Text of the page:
We had hoped to get there and get some shots of the sunset and the damage that had been done, but due to the location and other woodland around the site, this was impossible, so we settled for the images that you will see below.

Cheers for the company Darren and Ian

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tUnE-yArDs at the Waterfront

Friday 5th June 2015 saw the amazing tUnE-yArDs who are signed to the record label 4AD play at the Waterfront music venue in Norwich, Norfolk. The support act for the night was a local band called Lets eat Grandma who I had seen a few years ago at the Norfolk sound and Vision festival when my Daughter was playing there.

Tonight was one of the first music gigs I had shot in a long time for fun as I had just not had the time due to me studying and other work commitments. It was great to get in the pit again and also bump into a few friends both in the pit and in the crowd.

I had not been to the waterfront for a number of years, and it was also the strangely the first time I had shot in there as well, everything was as I remembered it, a small intimate venue but with plenty of room to have  a good stomp to the quality music that was being played on the night.

As a whole for the night it was exactly as was described to me, fun music with a great beat and I wish them all the best of the travels with the music flowing around the world with the fun tour that is happening now. If you get the chance I would strongly recommend checking them out.

I hope you enjoy the images, and if you need any for any reason please just drop me a message and I will get back to you.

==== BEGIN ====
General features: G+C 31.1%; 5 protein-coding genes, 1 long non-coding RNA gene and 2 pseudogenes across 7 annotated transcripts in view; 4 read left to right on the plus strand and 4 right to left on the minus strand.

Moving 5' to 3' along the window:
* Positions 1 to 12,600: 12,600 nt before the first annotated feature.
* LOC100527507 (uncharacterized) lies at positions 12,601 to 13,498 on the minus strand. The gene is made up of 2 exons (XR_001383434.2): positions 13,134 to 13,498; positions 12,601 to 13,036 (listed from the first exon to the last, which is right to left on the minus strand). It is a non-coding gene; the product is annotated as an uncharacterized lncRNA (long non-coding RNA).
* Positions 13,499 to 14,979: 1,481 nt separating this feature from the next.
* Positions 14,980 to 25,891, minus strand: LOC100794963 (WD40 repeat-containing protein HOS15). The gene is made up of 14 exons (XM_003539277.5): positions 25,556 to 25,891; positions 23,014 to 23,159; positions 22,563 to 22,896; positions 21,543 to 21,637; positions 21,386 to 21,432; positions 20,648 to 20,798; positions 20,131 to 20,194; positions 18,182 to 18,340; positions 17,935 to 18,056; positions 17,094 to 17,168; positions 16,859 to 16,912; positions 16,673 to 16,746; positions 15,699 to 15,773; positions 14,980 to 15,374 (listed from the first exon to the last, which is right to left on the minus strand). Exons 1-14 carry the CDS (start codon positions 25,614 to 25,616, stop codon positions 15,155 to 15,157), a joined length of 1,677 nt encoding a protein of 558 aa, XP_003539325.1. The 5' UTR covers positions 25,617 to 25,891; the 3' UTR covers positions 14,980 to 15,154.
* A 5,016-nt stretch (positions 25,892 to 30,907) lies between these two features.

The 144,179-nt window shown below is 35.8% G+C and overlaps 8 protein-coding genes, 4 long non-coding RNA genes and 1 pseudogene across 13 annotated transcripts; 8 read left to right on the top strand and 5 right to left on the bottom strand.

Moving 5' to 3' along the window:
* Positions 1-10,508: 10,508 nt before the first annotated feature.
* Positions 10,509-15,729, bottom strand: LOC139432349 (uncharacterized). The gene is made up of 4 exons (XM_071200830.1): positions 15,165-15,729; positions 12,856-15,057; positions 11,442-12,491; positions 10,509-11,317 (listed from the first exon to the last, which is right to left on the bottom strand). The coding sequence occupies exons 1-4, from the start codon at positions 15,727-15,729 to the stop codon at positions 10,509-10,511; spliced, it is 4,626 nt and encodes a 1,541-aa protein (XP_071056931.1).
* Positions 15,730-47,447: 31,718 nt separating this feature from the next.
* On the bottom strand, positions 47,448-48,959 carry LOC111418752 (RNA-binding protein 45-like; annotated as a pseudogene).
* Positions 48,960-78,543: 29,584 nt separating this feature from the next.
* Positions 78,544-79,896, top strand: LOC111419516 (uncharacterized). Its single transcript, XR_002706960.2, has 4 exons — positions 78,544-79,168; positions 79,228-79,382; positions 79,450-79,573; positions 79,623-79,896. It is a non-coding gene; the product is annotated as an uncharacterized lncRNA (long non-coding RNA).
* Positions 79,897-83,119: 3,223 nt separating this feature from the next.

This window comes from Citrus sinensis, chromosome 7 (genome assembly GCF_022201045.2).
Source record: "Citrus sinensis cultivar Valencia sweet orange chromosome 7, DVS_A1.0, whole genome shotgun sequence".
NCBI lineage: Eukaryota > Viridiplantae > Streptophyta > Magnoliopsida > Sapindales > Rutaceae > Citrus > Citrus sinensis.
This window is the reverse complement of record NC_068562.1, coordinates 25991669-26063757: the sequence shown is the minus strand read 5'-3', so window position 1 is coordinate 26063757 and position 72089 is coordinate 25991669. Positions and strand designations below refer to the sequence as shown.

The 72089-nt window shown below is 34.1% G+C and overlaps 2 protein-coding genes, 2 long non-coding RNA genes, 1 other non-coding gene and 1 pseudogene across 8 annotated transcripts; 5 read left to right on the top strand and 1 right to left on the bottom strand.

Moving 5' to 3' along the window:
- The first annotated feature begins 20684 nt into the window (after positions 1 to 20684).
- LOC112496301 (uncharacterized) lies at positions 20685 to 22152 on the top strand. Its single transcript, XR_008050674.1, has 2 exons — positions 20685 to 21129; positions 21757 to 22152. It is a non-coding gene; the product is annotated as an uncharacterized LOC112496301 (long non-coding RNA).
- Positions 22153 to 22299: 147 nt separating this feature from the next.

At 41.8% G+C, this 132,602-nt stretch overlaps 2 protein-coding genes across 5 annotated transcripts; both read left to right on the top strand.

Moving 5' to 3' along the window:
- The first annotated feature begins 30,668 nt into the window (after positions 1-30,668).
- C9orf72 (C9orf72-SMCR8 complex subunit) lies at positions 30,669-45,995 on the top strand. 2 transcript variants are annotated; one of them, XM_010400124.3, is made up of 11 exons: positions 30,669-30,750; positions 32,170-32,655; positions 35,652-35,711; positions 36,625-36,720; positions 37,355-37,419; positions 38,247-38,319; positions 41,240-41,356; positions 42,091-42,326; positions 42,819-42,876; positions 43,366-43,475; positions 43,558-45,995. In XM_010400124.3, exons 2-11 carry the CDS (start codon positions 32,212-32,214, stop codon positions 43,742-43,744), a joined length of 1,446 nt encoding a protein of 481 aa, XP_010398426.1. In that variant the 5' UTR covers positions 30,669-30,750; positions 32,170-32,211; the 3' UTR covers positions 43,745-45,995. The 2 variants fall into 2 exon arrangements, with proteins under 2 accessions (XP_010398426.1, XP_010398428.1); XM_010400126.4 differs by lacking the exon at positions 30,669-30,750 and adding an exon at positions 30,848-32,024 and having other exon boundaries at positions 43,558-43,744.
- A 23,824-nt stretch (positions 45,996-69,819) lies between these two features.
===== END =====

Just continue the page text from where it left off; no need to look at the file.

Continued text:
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Graduation Fashion Show

It was a great privilege to be asked if I could attend on behalf of Norwich University of Arts the Graduation show at The old Truman Brewery In london. So at 9am it was time to jump on the bus from Sunny Norwich, Norfolk and get driven down to the big smoke with all of my camera gear. This event I was unaware of as I had not had a keen interest in Fashion photography until I had shot at the Retailers fashion show for the Norwich fashion week, and I have to say I was bitten by the bug for it. This time it was all the hustle bustle of London and all the comings and goings, but all the same the experience was amazing and loads of fun.

The show being sponsored by big names such as Georgel’oreal, and bourjois so it was a very big deal for the students who attended the show with their masterpieces on display.

The names of the students who showed of their work on the catwalk were:

Yu Mio. Gina Vettese. Naomi Cunningham. Sapphire Plant. Kirsty McKendrick. Sami Hogg. Samantha Fynes. Madison Rose Clay. Victoria Miller. Amy Bull. Diego Preciado. Jessica Clarke. Robyn Moynes. Richard Whitehead. Caitlin Seale. Kirsty Palmer. Laura Rose Samson. Kathryn Bellison

The show saw a completely full house for the event and as soon as that first person walked out all you could hear was the clicking of the endless shutters in the cameras.

I could not decide if I wanted to show all the images or not but thought sod it and decided to post them all on here so you could enjoy them, but do be warned there is over 80 images in this blog.

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Norfolk and Norwich Festival Open studios

Today was a nice day indeed. I delivered a workshop that involved driving around North Norfolk for the day with other photographers, and showing them artists studios that were based in the area. This was part of the Norfolk open studios collective and again linked with the Norfolk and Norwich Festival. The day was put on by Wex Photographic. I took 5 photographers around North Norfolk and a couple around south Norfolk. I was in charge of making sure the group that was with me was able to use their cameras efficiently and also to just ask any questions that they may of had. All in the day was amazing amounts of fun, but being blessed with lovely weather all day it made a complete pleasure to be able to spend the day up at the coast.

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The events staff with Rusty the dog